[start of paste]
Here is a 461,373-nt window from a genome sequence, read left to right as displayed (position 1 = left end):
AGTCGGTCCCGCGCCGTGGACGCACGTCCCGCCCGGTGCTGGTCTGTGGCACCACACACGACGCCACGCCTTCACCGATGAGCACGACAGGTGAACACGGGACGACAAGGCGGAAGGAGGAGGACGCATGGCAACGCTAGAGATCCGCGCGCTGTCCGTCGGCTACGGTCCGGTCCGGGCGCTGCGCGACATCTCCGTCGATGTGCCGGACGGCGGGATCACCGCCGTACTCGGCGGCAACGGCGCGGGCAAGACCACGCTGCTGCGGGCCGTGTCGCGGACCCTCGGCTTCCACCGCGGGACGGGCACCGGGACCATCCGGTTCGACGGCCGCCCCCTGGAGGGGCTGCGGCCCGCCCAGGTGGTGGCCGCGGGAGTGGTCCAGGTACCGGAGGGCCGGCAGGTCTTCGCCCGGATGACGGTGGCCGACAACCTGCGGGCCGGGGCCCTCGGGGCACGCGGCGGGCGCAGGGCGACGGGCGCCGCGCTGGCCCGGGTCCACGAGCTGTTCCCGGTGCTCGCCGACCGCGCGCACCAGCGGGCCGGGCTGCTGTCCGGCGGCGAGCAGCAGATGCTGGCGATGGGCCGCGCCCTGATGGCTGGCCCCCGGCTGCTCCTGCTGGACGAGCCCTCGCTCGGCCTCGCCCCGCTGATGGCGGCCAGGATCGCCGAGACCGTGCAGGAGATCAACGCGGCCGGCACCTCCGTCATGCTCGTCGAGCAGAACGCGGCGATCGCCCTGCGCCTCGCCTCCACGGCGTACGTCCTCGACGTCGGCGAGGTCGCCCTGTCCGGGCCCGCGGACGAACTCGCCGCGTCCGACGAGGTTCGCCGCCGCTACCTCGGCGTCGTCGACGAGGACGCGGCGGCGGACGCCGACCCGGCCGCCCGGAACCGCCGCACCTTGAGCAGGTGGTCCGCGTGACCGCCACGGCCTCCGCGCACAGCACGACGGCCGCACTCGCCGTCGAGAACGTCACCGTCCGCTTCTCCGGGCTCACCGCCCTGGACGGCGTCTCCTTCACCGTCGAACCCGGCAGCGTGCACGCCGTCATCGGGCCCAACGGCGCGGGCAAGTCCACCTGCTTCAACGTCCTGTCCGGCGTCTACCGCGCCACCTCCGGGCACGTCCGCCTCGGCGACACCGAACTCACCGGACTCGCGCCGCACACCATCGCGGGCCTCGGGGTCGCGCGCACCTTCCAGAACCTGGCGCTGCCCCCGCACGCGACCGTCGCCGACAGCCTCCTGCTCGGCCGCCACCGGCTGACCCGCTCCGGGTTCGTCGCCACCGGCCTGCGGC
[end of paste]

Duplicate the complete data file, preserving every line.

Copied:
Here is a 461,373-nt window from a genome sequence, read left to right as displayed (position 1 = left end):
AGTCGGTCCCGCGCCGTGGACGCACGTCCCGCCCGGTGCTGGTCTGTGGCACCACACACGACGCCACGCCTTCACCGATGAGCACGACAGGTGAACACGGGACGACAAGGCGGAAGGAGGAGGACGCATGGCAACGCTAGAGATCCGCGCGCTGTCCGTCGGCTACGGTCCGGTCCGGGCGCTGCGCGACATCTCCGTCGATGTGCCGGACGGCGGGATCACCGCCGTACTCGGCGGCAACGGCGCGGGCAAGACCACGCTGCTGCGGGCCGTGTCGCGGACCCTCGGCTTCCACCGCGGGACGGGCACCGGGACCATCCGGTTCGACGGCCGCCCCCTGGAGGGGCTGCGGCCCGCCCAGGTGGTGGCCGCGGGAGTGGTCCAGGTACCGGAGGGCCGGCAGGTCTTCGCCCGGATGACGGTGGCCGACAACCTGCGGGCCGGGGCCCTCGGGGCACGCGGCGGGCGCAGGGCGACGGGCGCCGCGCTGGCCCGGGTCCACGAGCTGTTCCCGGTGCTCGCCGACCGCGCGCACCAGCGGGCCGGGCTGCTGTCCGGCGGCGAGCAGCAGATGCTGGCGATGGGCCGCGCCCTGATGGCTGGCCCCCGGCTGCTCCTGCTGGACGAGCCCTCGCTCGGCCTCGCCCCGCTGATGGCGGCCAGGATCGCCGAGACCGTGCAGGAGATCAACGCGGCCGGCACCTCCGTCATGCTCGTCGAGCAGAACGCGGCGATCGCCCTGCGCCTCGCCTCCACGGCGTACGTCCTCGACGTCGGCGAGGTCGCCCTGTCCGGGCCCGCGGACGAACTCGCCGCGTCCGACGAGGTTCGCCGCCGCTACCTCGGCGTCGTCGACGAGGACGCGGCGGCGGACGCCGACCCGGCCGCCCGGAACCGCCGCACCTTGAGCAGGTGGTCCGCGTGACCGCCACGGCCTCCGCGCACAGCACGACGGCCGCACTCGCCGTCGAGAACGTCACCGTCCGCTTCTCCGGGCTCACCGCCCTGGACGGCGTCTCCTTCACCGTCGAACCCGGCAGCGTGCACGCCGTCATCGGGCCCAACGGCGCGGGCAAGTCCACCTGCTTCAACGTCCTGTCCGGCGTCTACCGCGCCACCTCCGGGCACGTCCGCCTCGGCGACACCGAACTCACCGGACTCGCGCCGCACACCATCGCGGGCCTCGGGGTCGCGCGCACCTTCCAGAACCTGGCGCTGCCCCCGCACGCGACCGTCGCCGACAGCCTCCTGCTCGGCCGCCACCGGCTGACCCGCTCCGGGTTCGTCGCCACCGGCCTGCGGC